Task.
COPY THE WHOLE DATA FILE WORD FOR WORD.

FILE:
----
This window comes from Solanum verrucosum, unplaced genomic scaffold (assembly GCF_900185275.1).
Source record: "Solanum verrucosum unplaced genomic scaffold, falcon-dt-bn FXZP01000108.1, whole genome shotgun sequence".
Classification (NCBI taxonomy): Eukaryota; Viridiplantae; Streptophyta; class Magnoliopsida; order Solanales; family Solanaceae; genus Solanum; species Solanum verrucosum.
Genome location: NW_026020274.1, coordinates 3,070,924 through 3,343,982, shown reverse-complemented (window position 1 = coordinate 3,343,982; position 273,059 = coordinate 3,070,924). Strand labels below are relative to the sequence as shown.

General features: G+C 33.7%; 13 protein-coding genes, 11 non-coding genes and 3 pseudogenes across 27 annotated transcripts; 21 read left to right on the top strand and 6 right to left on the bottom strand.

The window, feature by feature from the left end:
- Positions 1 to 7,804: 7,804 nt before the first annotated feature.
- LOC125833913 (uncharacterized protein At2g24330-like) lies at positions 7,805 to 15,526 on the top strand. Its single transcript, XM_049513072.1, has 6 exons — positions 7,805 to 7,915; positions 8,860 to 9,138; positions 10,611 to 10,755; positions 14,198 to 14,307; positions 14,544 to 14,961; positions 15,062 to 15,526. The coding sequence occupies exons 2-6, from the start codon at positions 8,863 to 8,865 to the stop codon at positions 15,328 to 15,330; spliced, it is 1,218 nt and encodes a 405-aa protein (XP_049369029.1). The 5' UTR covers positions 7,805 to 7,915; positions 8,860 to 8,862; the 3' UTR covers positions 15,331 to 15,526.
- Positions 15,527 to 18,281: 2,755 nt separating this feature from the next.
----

This window comes from Solanum verrucosum, unplaced genomic scaffold (assembly GCF_900185275.1).
Source record: "Solanum verrucosum unplaced genomic scaffold, falcon-dt-bn FXZP01000108.1, whole genome shotgun sequence".
Classification (NCBI taxonomy): Eukaryota; Viridiplantae; Streptophyta; class Magnoliopsida; order Solanales; family Solanaceae; genus Solanum; species Solanum verrucosum.
Genome location: NW_026020274.1, coordinates 3,070,924 through 3,343,982, shown reverse-complemented (window position 1 = coordinate 3,343,982; position 273,059 = coordinate 3,070,924). Strand labels below are relative to the sequence as shown.

General features: G+C 33.7%; 13 protein-coding genes, 11 non-coding genes and 3 pseudogenes across 27 annotated transcripts; 21 read left to right on the top strand and 6 right to left on the bottom strand.

The window, feature by feature from the left end:
- Positions 1 to 7,804: 7,804 nt before the first annotated feature.
- LOC125833913 (uncharacterized protein At2g24330-like) lies at positions 7,805 to 15,526 on the top strand. Its single transcript, XM_049513072.1, has 6 exons — positions 7,805 to 7,915; positions 8,860 to 9,138; positions 10,611 to 10,755; positions 14,198 to 14,307; positions 14,544 to 14,961; positions 15,062 to 15,526. The coding sequence occupies exons 2-6, from the start codon at positions 8,863 to 8,865 to the stop codon at positions 15,328 to 15,330; spliced, it is 1,218 nt and encodes a 405-aa protein (XP_049369029.1). The 5' UTR covers positions 7,805 to 7,915; positions 8,860 to 8,862; the 3' UTR covers positions 15,331 to 15,526.
- Positions 15,527 to 18,281: 2,755 nt separating this feature from the next.